Burmese Pyu Buddha Statues
Burmese Pyu Buddha Statues of any size are extremely rare. The Pyu were a civilized and highly cultured Tibeto-Burmese tribe, they established the small city states of Beikthano, Sri-Ksetra and Mongamo and a few others in the Irrawaddy Valley during the first century AD. Sri Ksetra in lower Burma is considered to be the main Pyu site and is the richest site archaeologically, although there is still a lot of areas that haven’t been excavated.
Due to internal upheavals in the past 100 years, Burma was closed to the outside world for many years, although a handful of Western Archeologist have had the privilege of assisting local archeologists on ancient sites.
The Pyu were weakened by Chinese invaders in 832 A.D., whereupon some 3,000 Pyu were taken back to China, some remaining Pyu people survived into the 11th Century, after which they integrated with the Burman and eventually died out.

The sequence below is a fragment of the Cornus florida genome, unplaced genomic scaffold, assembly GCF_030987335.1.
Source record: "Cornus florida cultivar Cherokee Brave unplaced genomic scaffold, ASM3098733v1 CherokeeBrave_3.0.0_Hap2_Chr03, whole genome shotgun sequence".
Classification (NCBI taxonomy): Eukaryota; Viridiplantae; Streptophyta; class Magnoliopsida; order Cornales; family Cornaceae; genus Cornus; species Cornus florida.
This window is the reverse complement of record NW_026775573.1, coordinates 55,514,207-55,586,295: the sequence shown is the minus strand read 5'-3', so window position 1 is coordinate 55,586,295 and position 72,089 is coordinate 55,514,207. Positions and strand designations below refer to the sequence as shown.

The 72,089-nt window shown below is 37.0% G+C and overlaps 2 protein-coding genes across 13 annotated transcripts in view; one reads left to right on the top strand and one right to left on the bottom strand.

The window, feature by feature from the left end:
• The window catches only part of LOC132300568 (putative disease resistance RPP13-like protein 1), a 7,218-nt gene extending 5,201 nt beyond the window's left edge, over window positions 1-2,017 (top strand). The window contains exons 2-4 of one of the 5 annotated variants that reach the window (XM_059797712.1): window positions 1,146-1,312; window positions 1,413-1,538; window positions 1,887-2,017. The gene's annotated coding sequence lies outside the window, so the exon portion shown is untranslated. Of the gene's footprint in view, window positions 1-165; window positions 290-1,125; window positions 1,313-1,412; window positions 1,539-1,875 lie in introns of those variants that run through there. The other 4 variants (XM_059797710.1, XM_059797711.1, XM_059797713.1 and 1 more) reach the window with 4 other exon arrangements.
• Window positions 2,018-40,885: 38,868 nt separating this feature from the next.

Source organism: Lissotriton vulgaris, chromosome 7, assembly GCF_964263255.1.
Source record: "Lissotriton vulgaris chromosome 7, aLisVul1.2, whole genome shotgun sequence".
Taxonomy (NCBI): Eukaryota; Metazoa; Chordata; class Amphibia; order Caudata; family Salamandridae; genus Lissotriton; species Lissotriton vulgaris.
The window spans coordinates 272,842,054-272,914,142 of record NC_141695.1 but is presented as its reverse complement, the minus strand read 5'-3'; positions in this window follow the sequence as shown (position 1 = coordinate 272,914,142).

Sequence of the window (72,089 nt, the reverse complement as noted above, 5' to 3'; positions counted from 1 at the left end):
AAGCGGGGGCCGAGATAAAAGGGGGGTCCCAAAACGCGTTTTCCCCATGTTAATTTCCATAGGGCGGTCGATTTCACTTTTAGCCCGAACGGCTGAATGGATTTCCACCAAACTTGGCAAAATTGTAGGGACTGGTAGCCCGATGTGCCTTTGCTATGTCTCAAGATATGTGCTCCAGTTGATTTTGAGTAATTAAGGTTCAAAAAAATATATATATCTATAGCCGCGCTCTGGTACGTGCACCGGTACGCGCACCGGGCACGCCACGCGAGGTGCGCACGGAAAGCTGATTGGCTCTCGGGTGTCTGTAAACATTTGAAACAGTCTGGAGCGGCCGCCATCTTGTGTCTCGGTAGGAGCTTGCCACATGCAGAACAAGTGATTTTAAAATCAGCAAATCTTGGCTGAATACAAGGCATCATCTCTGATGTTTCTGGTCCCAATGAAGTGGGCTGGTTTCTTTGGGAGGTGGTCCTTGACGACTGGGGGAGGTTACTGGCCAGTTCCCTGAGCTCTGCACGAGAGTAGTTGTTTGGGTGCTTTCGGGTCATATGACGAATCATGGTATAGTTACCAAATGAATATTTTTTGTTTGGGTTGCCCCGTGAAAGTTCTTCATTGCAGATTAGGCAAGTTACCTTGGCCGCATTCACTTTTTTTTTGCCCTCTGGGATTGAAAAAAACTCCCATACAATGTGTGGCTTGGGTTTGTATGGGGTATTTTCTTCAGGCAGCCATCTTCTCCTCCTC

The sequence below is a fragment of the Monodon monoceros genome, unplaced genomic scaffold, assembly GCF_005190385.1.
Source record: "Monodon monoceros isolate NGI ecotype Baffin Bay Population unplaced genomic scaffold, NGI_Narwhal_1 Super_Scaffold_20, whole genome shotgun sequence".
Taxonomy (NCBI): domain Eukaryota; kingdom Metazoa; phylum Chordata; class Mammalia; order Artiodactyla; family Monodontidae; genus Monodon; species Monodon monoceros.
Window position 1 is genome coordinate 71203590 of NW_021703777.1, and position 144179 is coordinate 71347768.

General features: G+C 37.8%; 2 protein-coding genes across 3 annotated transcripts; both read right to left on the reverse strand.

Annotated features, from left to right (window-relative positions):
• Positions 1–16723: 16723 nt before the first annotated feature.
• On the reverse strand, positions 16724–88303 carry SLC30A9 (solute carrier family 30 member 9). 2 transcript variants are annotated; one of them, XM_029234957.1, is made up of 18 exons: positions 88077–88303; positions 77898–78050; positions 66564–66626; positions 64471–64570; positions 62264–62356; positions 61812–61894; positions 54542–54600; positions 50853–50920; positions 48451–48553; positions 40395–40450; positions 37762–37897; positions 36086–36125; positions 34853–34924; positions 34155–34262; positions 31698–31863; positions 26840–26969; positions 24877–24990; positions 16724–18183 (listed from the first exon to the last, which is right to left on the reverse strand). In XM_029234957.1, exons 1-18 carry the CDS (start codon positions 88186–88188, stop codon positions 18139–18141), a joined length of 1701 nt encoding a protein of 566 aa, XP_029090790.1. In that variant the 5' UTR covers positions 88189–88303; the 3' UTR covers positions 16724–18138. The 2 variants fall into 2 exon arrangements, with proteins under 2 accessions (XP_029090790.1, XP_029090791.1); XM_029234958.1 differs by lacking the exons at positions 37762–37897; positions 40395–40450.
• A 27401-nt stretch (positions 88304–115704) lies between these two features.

It is thought that the Andhra region of southern India was the source from which the sculptural style of the Pyu art emerged, this view is strengthened by recent interpretations of the epigraphic and textual evidence of the Khin Ba inscriptions which stemmed from southern India in the second half of the fifth century.
The Pyu offered an alternative trading route between China and India from the Northern part of Myanmar, crossing the Chindwin Valley down the Irrawaddy to their capital city Sri Ksetra , thus taking advantage of the northern edge of the Delta’s access to the various maritime routes to India and Southeast Asia.